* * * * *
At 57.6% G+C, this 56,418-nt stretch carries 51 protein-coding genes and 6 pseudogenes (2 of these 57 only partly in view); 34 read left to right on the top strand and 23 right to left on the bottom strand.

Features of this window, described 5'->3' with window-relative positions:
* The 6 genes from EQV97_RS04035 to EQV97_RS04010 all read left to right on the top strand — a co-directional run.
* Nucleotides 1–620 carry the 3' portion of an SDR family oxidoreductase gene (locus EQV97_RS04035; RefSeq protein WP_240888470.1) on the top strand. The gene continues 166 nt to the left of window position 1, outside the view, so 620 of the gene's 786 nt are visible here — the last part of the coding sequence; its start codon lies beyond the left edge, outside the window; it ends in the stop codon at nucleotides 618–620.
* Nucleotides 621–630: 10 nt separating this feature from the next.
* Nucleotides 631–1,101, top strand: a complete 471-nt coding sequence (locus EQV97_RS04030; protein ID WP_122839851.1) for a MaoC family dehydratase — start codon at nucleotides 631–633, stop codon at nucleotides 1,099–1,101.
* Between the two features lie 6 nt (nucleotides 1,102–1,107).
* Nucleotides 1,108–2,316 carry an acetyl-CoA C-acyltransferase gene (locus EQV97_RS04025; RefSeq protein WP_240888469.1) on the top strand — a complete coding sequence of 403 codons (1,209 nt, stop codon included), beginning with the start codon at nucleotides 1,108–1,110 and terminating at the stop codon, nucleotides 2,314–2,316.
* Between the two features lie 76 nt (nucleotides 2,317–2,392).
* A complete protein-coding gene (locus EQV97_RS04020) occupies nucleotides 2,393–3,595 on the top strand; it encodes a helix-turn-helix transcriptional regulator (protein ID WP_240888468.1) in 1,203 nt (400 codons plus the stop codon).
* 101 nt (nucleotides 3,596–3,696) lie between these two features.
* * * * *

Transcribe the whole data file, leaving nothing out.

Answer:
At 57.6% G+C, this 56,418-nt stretch carries 51 protein-coding genes and 6 pseudogenes (2 of these 57 only partly in view); 34 read left to right on the top strand and 23 right to left on the bottom strand.

Features of this window, described 5'->3' with window-relative positions:
* The 6 genes from EQV97_RS04035 to EQV97_RS04010 all read left to right on the top strand — a co-directional run.
* Nucleotides 1–620 carry the 3' portion of an SDR family oxidoreductase gene (locus EQV97_RS04035; RefSeq protein WP_240888470.1) on the top strand. The gene continues 166 nt to the left of window position 1, outside the view, so 620 of the gene's 786 nt are visible here — the last part of the coding sequence; its start codon lies beyond the left edge, outside the window; it ends in the stop codon at nucleotides 618–620.
* Nucleotides 621–630: 10 nt separating this feature from the next.
* Nucleotides 631–1,101, top strand: a complete 471-nt coding sequence (locus EQV97_RS04030; protein ID WP_122839851.1) for a MaoC family dehydratase — start codon at nucleotides 631–633, stop codon at nucleotides 1,099–1,101.
* Between the two features lie 6 nt (nucleotides 1,102–1,107).
* Nucleotides 1,108–2,316 carry an acetyl-CoA C-acyltransferase gene (locus EQV97_RS04025; RefSeq protein WP_240888469.1) on the top strand — a complete coding sequence of 403 codons (1,209 nt, stop codon included), beginning with the start codon at nucleotides 1,108–1,110 and terminating at the stop codon, nucleotides 2,314–2,316.
* Between the two features lie 76 nt (nucleotides 2,317–2,392).
* A complete protein-coding gene (locus EQV97_RS04020) occupies nucleotides 2,393–3,595 on the top strand; it encodes a helix-turn-helix transcriptional regulator (protein ID WP_240888468.1) in 1,203 nt (400 codons plus the stop codon).
* 101 nt (nucleotides 3,596–3,696) lie between these two features.